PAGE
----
A Review on “1917”

The gunshots, the corpses, the trauma. The unforgiving sounds of war, of heartbreak, of helplessness. This is 1917.
Written and directed by Sam Mendes, 1917 tells the story of Lance Corporals William Schofield (George MacKay) and Tom Blake (Dean-Charles Chapman) and their journey through the trenches past the enemy to give a letter that will stop the troops from falling into the enemy’s trap, saving sixteen hundred men and Blake’s older brother.
Cinematographer Roger Deakins (who just won the BAFTA cinematography award for 1917) creates a seamless one shot piece that glides the viewer through the horrors Schofield and Blake face. The music, composed by Thomas Newman, encapsulates the viewer into a suffocating space. Through this technique of filmmaking, it makes it impossible for the viewer to look away, even if there is a herd of corpses in a river.
I had been avoiding all spoilers from this movie, and went in to a late night showing and was not prepared for what I was about to see by any means. 1917 was meticulously thought out with every line, move, and shot being perfectly executed. Personally, the recent movies about the World Wars have yet to impress me, but 1917 altogether engulfed me.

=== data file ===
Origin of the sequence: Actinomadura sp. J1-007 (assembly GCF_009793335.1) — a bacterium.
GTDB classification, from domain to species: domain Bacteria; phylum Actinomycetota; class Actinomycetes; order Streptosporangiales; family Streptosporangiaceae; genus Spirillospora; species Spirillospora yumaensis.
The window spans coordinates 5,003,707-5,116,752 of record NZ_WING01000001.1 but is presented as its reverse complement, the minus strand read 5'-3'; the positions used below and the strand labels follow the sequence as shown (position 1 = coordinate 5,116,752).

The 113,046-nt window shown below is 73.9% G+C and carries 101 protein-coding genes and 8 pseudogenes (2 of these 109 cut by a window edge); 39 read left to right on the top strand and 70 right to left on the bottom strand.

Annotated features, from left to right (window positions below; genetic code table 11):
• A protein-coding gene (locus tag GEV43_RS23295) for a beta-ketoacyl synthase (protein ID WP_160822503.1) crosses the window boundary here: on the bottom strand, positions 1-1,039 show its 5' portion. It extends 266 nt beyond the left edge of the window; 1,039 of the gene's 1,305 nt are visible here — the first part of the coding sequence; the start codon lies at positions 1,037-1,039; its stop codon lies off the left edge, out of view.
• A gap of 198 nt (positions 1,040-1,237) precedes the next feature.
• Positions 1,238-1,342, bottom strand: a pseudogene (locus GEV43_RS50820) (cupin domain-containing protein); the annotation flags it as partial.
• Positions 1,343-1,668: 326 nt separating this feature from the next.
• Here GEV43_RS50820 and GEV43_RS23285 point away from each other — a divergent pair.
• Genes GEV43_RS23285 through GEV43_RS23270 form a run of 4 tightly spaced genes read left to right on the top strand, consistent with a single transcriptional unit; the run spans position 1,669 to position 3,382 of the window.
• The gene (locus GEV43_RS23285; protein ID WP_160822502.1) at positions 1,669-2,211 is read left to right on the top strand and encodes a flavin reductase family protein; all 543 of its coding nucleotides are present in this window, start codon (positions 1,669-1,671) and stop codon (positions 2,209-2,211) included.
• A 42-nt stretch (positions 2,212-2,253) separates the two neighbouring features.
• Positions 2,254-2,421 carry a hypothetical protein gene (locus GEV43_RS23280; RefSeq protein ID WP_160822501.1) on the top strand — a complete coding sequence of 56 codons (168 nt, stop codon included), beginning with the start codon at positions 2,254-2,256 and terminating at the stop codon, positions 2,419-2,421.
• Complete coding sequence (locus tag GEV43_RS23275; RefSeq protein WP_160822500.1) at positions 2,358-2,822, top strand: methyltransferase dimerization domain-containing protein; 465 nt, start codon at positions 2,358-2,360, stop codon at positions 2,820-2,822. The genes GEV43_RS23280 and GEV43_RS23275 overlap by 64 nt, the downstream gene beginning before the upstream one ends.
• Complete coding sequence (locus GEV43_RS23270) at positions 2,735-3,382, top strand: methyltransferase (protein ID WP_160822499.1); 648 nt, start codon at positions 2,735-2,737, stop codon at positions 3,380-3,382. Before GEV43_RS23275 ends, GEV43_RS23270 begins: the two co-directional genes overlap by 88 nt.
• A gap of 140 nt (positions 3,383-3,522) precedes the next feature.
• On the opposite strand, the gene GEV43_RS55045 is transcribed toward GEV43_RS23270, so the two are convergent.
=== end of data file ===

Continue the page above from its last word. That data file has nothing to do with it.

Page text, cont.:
At the edge of my seat, I see two young men trying to get across German territory who always seem to get into trouble. The feeling of the uncertainty of living is always around the corner, and the unprocessed grief punches the viewer in the stomach, reminding them that there is no time for sadness, the attack is only a few hours away.
Even though we primarily focus on Schofield and Blake, they are supported by an outstanding cast, most notably Benedict Cumberbatch (Doctor Strange) Andrew Scott (Sherlock), Richard Madden (Game of Thrones) and Colin Firth (Kingsman).
Every movie has its flaws, and an odd point I have to make (that I didn’t really notice until after watching it) is the lack of women in this film. While somewhere in France, Schofield hides from a German soldier and meets a French girl who saves an orphan baby girl. Schofield gives them all the food and milk he had. My friend who I saw the film with, actually came to the conclusion that he did that not out of kindness but out of fear that it would go to waste. This rehabilitated the sense of discomfort and uncertainty in me, fearing that he wouldn’t get there in time and hundreds would die.World War I was primarily made of soldiers, male doctors and male nurses which keeps 1917 historically accurate. Mendes told the story of his grandfather, his experiences and how something as tragic as World War I should never happen again.
1917 gives a new perspective to life, brings life to how war affects soldiers, and how violence can leave a scar on humanity.